EA DICE is currently seeking applicants for a “small and collaborative VR team” in Stockholm, Sweden, suggesting that the studio will upgrade its popular Frostbite engine with support for virtual reality headsets.
Recent EA DICE job postings are on the lookout for a qualified creative director, senior technical artist, senior software engineer, senior gameplay engineer, and senior rendering engineer who have experience within the field of virtual reality.
“We have a small multi-disciplined team with Frostbite who will work on virtual reality projects and for that team we are now looking for a creative director,” one job description reads. “When it comes to your creative and technical skills we want to see a proven track record of developing and shipping AAA games. We think that you have been credited with developing one or many prominent features during your career and that you have experience from or are interested in adding the virtual reality piece to that.”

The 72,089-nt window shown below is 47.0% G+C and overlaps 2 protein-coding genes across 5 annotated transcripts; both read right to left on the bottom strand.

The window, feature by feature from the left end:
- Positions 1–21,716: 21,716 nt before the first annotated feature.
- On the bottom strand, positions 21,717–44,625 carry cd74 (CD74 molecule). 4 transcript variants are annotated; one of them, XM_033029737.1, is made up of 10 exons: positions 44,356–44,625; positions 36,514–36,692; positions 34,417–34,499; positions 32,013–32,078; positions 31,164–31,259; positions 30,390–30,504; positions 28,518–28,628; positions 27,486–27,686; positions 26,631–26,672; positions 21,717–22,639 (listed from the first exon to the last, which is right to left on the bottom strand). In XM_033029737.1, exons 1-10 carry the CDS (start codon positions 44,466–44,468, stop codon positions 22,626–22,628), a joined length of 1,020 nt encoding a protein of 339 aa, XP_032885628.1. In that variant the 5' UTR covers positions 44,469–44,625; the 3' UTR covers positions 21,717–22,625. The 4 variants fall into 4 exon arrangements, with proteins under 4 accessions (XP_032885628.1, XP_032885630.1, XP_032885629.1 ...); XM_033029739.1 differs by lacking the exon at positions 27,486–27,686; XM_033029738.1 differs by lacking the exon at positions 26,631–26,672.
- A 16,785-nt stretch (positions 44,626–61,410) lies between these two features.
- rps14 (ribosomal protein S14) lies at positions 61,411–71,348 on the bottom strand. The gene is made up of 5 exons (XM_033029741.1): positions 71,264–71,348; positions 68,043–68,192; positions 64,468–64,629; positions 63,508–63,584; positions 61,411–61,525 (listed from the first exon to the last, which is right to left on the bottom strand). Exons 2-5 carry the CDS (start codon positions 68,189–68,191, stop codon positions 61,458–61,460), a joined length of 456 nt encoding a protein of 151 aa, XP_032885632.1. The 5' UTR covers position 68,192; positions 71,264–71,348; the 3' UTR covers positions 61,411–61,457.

EA DICE’s Frostbite 3 engine powers many Electronic Arts games published over the last several years, including Battlefield 4, Battlefield Hardline, and Dragon Age: Inquisition. The Frostbite 3 engine was most recently featured in the multiplatform competitive shooter Star Wars Battlefront.
Frostbite 3 has also played a key role in the development of multiple entries in EA’s Need for Speed series. The engine additionally powers upcoming games like Mirror’s Edge Catalyst and Mass Effect: Andromeda. It’s currently unknown whether these upcoming releases will feature VR support at launch.
Previously, Electronic Arts CFO Blake Jorgensen regarded VR with cautious optimism, stating during the UBS Global Technology Conference that EA will “see how big the market is going to be.”
“There’s some challenges still and I think the biggest challenge is just the size of the market,” Jorgensen said. “We don’t make games anymore for the Wii or the Wii U because the market is not big enough, the PS Vita — the Sony product — we don’t make games for that anymore because the market is too small, so it’s all about the size of the market.”